I have an IP that I will subdivide early next year and put 2-3 townhouses on, the next door neighbour on the corner is owned by the Government and is falling down and needs repairs to shared fence etc.. Both my property and next doors are both titled dual occupancy (only ones in the street) which would be great to develop both at the same time.
My questions are has anyone on the forum approached a Gov agency to purchase the property that is not advertised for sale and do you need to guarantee that one of the units be kept to rent for low income earners? And what was your approach to the Gov agency when asking them to sell?
I am just in the process of buying some land of the City Council, only thing is most Govt departments will not sell to just anyone, even if you are the neighbour. They will sell it by either tender or auction, in my case they could only sell it to me as it had no road frontage, no other neighbours and was no use to them. Still took 6 months to negotiate the sale. If you approach them and they are interested in selling, ask them to have it valued at your expense and let them know you will pay valuation price, I found it a strange experience as you are dealing with staff not your normal vendor, so they usually don’t play the negotiation game, just thats the valuation price, we don’t care if you won’t pay it.
Thank you Don for your helpful reply, did it take you long to get through to the decision maker also did you put your offer in writting?
Offer was in writting, was rejected first time as too low and after some hagling and new offer was accepted next time. Still has to go to next level as we are talking Govt here, nothing gets decided until the bloke in charge has the final say. I bought property in March and have been told its still going through and will have the final answer in Dec this year, something about a guy going on holidays for a month. Can’t rush these things as someone might get a sweat up in the office.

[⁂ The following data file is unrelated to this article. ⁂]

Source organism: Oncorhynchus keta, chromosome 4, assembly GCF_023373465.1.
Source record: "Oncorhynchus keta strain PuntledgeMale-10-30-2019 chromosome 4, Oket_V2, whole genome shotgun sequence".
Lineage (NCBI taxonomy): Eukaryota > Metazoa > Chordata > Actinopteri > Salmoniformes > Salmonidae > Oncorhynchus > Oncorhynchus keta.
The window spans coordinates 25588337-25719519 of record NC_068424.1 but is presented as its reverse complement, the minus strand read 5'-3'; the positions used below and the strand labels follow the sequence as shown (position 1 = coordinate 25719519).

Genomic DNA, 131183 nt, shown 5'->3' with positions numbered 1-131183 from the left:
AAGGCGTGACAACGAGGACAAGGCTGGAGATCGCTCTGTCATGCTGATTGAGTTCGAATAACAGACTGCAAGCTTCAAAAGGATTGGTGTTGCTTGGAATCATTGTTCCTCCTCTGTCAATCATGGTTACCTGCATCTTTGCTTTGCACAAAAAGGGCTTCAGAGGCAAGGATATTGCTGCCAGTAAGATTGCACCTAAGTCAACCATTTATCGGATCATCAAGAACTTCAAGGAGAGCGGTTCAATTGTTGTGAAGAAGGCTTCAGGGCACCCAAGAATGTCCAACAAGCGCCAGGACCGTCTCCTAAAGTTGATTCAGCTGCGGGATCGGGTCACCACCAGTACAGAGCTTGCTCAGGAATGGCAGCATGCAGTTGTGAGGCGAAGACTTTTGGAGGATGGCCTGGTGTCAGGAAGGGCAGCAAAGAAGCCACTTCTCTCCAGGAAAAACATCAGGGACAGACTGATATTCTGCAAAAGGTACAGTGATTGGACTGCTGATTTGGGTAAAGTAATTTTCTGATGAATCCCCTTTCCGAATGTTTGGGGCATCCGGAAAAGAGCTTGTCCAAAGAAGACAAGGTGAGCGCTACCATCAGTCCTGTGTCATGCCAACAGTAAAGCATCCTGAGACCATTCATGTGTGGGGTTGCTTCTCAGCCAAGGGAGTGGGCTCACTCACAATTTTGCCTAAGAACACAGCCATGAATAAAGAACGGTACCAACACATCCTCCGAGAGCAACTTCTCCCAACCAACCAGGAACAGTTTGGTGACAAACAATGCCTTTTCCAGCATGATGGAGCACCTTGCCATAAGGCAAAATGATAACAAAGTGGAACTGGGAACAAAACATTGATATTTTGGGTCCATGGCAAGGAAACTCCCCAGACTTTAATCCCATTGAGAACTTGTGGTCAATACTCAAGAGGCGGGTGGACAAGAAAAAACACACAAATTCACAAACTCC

Governments are renowned for their red tape and the fact that pieces of paper just sit in someones intray for months before it makes it’s way to the top of the pile[confused2].
What are you doing with the land?
I have 1000sqm with 2 bed house on it, Council have 470sqm and I will be reconfiguring the boundaries so I will end up with 1000sqm with no house and 470 sqm with house. The only thing I have to move is some small sheds and cloths line. I will sell the house first to release some cash and then build on the block of land before selling it, hoping to make 150k out of the whole project as its only 9klm from town.
djrLeilaMember@leilaJoin Date: 2004Post Count: 63
Most govt depts I have dealt with have a written policy and/or process for handling of land sales. Ask the dept you are dealing with for a copy of this. In my experience they are happy to oblige. There may also be governing legislation that you should familiarise yourself with.
First thing you need to establish is why they own the site, and whether the need for ownership still exists. If this is the case, write a letter stating that if the land becomes surplus, you would have an interest in purchasing it, so they can keep this on file if things change.
If the land is surplus, definitely make your request to purchase in writing. It’s likely that you’ll need to make a case as to why it should be offered to you and not as an open market sale. Make sure you tailor your letter to address their policy guidelines – this would make it easier for them to make a case on your behalf.
Based on your description of the site, it sounds to me like they’d get their best return at a public auction and would be inclined (if not required by policy/legislation) to do this.
However, it may be that your request gets them looking at disposing of a piece of land that was way down their agenda (i.e. sell sooner), and at least you’ll get an opportunity to purchase at auction/private sale that you wouldn’t have had for a long time if the property remained under their radar.
In defence of govt departments, the reason land sales often take time is because there are strict auditing requirements to ensure that land owned by public authorities isn’t sold “under the counter” at “mates rates”, thereby ripping off the ratepayers/taxpayers whose money purchased the land in the first place. Personally, I appreciate this protection.
Good luck and I hope your plan falls into place!